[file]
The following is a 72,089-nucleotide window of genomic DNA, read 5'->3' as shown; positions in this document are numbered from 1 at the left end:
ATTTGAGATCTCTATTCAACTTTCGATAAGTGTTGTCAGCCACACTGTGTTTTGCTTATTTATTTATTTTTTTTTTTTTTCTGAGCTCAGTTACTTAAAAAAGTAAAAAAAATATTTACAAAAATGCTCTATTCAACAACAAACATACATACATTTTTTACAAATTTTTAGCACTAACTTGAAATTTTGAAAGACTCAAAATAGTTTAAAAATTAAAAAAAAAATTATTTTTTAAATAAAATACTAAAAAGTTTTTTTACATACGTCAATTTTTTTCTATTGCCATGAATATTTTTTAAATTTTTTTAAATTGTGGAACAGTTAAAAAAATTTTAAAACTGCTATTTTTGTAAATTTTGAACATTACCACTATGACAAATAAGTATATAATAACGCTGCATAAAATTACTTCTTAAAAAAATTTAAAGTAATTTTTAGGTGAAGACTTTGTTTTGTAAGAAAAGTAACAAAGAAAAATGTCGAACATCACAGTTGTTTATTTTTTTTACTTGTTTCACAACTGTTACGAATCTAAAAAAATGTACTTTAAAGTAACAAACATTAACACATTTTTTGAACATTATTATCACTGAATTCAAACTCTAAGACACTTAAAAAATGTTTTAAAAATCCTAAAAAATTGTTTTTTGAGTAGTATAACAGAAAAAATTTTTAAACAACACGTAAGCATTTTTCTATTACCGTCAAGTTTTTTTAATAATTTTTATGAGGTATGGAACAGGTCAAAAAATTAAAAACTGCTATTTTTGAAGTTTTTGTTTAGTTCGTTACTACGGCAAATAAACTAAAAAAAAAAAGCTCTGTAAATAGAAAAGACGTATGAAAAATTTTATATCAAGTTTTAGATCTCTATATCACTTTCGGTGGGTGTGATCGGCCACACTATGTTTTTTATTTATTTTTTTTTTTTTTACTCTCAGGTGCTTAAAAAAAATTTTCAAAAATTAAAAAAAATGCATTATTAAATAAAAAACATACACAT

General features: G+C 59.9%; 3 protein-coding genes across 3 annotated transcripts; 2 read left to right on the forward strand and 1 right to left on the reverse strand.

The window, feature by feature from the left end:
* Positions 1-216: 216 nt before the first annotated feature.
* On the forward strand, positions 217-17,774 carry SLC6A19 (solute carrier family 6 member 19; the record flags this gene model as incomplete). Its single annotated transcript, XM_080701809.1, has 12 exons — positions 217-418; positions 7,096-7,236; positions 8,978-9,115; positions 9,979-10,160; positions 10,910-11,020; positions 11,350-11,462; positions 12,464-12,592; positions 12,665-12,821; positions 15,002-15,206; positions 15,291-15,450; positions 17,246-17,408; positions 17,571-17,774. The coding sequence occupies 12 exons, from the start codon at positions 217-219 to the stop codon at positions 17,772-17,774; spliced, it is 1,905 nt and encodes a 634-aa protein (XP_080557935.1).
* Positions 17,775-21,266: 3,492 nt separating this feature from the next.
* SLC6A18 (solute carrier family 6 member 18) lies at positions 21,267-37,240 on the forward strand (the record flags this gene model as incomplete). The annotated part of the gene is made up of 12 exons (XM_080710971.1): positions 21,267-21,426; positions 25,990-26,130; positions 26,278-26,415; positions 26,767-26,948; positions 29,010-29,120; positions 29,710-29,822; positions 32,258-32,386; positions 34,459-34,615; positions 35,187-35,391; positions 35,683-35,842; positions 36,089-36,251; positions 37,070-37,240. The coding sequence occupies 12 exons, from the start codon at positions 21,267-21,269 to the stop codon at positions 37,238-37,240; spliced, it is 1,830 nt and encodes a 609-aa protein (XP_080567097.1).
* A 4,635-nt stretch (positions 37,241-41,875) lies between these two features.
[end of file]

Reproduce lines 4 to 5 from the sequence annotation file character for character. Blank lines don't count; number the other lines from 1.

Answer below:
The window, feature by feature from the left end:
* Positions 1-216: 216 nt before the first annotated feature.